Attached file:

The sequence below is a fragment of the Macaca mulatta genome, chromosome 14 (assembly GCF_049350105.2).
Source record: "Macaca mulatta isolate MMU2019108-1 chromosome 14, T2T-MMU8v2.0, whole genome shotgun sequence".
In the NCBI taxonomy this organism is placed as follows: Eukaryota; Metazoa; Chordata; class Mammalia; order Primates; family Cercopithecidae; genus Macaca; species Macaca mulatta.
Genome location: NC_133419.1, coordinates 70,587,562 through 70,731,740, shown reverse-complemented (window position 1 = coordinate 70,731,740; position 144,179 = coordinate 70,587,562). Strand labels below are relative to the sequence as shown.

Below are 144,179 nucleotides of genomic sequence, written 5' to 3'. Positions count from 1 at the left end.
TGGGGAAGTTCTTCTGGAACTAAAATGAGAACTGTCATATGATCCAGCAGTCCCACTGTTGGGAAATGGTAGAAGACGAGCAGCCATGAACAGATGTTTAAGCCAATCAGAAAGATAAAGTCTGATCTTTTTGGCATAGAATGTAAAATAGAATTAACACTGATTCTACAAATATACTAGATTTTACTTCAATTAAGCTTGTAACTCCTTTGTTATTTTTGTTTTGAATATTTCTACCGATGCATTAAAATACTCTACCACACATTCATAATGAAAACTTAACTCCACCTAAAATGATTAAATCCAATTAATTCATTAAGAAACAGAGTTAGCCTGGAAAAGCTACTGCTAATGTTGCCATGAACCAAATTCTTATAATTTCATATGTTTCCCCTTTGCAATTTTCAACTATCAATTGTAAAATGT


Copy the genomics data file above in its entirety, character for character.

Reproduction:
The sequence below is a fragment of the Macaca mulatta genome, chromosome 14 (assembly GCF_049350105.2).
Source record: "Macaca mulatta isolate MMU2019108-1 chromosome 14, T2T-MMU8v2.0, whole genome shotgun sequence".
In the NCBI taxonomy this organism is placed as follows: Eukaryota; Metazoa; Chordata; class Mammalia; order Primates; family Cercopithecidae; genus Macaca; species Macaca mulatta.
Genome location: NC_133419.1, coordinates 70,587,562 through 70,731,740, shown reverse-complemented (window position 1 = coordinate 70,731,740; position 144,179 = coordinate 70,587,562). Strand labels below are relative to the sequence as shown.

Below are 144,179 nucleotides of genomic sequence, written 5' to 3'. Positions count from 1 at the left end.
TGGGGAAGTTCTTCTGGAACTAAAATGAGAACTGTCATATGATCCAGCAGTCCCACTGTTGGGAAATGGTAGAAGACGAGCAGCCATGAACAGATGTTTAAGCCAATCAGAAAGATAAAGTCTGATCTTTTTGGCATAGAATGTAAAATAGAATTAACACTGATTCTACAAATATACTAGATTTTACTTCAATTAAGCTTGTAACTCCTTTGTTATTTTTGTTTTGAATATTTCTACCGATGCATTAAAATACTCTACCACACATTCATAATGAAAACTTAACTCCACCTAAAATGATTAAATCCAATTAATTCATTAAGAAACAGAGTTAGCCTGGAAAAGCTACTGCTAATGTTGCCATGAACCAAATTCTTATAATTTCATATGTTTCCCCTTTGCAATTTTCAACTATCAATTGTAAAATGT